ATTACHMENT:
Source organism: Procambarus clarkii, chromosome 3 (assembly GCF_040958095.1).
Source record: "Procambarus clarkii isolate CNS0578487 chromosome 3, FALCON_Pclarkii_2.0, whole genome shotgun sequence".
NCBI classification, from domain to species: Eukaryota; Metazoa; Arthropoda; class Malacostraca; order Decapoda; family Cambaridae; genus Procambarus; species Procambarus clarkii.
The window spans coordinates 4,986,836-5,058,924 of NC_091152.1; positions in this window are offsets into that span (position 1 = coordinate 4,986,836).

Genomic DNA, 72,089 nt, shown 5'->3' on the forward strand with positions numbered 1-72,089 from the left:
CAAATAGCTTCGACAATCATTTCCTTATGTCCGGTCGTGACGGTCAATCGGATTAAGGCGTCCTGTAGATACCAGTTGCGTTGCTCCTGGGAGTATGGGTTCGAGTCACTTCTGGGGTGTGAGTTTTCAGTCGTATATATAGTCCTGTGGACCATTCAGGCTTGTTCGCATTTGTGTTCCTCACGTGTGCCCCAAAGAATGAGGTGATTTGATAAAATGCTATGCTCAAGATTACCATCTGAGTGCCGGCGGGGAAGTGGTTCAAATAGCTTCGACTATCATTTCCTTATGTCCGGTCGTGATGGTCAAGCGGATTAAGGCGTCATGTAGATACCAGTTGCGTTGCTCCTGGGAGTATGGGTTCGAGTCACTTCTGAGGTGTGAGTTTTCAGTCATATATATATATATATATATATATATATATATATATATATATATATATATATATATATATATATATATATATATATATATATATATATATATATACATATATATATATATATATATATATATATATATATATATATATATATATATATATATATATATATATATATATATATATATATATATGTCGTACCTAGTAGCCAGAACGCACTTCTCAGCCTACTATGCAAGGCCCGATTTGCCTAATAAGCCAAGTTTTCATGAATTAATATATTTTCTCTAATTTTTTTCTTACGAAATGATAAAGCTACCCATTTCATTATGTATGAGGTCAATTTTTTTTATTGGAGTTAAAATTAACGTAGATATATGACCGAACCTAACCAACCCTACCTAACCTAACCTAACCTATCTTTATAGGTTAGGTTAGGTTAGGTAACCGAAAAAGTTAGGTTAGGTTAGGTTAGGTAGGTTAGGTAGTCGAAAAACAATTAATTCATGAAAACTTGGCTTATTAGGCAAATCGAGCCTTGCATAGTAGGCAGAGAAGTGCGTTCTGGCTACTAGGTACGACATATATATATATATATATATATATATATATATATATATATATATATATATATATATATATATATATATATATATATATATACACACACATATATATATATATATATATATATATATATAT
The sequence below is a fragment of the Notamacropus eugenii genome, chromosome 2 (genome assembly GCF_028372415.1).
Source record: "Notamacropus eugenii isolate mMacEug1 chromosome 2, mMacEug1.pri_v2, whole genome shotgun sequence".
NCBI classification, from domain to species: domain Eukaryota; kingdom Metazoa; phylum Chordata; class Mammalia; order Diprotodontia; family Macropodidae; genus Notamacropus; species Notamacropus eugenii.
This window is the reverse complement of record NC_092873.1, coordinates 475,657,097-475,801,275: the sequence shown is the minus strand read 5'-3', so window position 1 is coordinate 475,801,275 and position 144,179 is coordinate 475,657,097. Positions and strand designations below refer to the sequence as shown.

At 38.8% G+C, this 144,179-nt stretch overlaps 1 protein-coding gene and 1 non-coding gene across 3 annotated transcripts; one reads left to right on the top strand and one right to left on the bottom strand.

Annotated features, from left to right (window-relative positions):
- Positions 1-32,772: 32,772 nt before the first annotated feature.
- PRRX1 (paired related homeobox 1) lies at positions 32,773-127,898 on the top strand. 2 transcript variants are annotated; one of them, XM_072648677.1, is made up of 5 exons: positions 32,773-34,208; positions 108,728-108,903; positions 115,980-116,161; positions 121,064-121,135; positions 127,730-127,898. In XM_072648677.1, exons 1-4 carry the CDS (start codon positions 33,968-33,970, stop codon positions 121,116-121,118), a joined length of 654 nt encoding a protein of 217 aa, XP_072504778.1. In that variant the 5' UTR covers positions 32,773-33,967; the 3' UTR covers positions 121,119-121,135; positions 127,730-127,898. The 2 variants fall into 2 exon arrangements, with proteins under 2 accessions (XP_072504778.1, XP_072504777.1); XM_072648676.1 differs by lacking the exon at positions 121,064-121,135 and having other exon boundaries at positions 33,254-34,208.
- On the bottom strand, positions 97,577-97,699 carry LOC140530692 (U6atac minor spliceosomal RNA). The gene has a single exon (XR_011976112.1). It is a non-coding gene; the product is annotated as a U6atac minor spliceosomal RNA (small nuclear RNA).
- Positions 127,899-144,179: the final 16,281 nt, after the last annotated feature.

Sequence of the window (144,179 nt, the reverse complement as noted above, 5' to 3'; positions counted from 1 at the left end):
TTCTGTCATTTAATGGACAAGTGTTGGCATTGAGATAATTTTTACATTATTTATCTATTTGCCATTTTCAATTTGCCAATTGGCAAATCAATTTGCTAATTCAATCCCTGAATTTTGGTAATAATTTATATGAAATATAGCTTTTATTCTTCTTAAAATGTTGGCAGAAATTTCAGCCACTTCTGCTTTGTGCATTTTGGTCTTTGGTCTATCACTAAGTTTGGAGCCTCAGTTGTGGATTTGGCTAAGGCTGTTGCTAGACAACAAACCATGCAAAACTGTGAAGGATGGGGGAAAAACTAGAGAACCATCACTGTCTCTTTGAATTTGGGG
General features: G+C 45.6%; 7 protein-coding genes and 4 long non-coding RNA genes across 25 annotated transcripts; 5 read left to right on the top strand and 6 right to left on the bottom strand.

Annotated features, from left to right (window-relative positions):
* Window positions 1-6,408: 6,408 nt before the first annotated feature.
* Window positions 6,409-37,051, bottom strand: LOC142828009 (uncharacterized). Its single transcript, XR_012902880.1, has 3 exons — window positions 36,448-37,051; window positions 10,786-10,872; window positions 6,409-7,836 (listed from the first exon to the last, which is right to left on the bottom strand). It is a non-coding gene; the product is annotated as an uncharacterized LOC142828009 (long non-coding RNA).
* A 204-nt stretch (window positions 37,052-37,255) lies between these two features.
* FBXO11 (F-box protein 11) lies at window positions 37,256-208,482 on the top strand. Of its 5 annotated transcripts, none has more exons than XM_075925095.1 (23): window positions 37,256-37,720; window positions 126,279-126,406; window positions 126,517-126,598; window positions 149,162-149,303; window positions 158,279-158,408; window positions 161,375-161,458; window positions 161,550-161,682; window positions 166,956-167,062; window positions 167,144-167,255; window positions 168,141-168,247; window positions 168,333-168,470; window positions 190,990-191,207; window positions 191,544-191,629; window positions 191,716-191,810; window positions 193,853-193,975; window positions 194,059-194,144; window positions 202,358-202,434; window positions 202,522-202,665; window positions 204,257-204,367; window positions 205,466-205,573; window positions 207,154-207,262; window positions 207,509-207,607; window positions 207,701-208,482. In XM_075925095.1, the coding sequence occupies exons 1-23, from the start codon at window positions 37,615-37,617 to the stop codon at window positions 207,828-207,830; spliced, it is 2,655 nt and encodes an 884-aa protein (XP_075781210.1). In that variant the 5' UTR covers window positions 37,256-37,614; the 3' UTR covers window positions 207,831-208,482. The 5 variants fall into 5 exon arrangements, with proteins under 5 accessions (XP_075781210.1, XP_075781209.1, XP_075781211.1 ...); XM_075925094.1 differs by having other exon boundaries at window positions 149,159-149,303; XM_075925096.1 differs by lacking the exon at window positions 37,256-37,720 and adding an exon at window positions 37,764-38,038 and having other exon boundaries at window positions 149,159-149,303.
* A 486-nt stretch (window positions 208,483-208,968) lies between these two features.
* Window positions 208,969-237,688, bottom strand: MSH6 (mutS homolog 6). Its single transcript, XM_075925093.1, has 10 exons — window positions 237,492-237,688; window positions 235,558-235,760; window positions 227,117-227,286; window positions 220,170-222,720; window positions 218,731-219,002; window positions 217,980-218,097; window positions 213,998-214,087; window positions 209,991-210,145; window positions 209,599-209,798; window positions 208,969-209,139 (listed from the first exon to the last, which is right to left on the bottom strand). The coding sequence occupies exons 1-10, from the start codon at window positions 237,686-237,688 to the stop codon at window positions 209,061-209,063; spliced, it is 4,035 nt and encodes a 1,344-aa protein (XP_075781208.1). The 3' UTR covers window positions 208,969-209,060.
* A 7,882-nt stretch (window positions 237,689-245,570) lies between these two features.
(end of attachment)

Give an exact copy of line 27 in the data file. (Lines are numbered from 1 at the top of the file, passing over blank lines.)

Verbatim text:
* A 7,882-nt stretch (window positions 237,689-245,570) lies between these two features.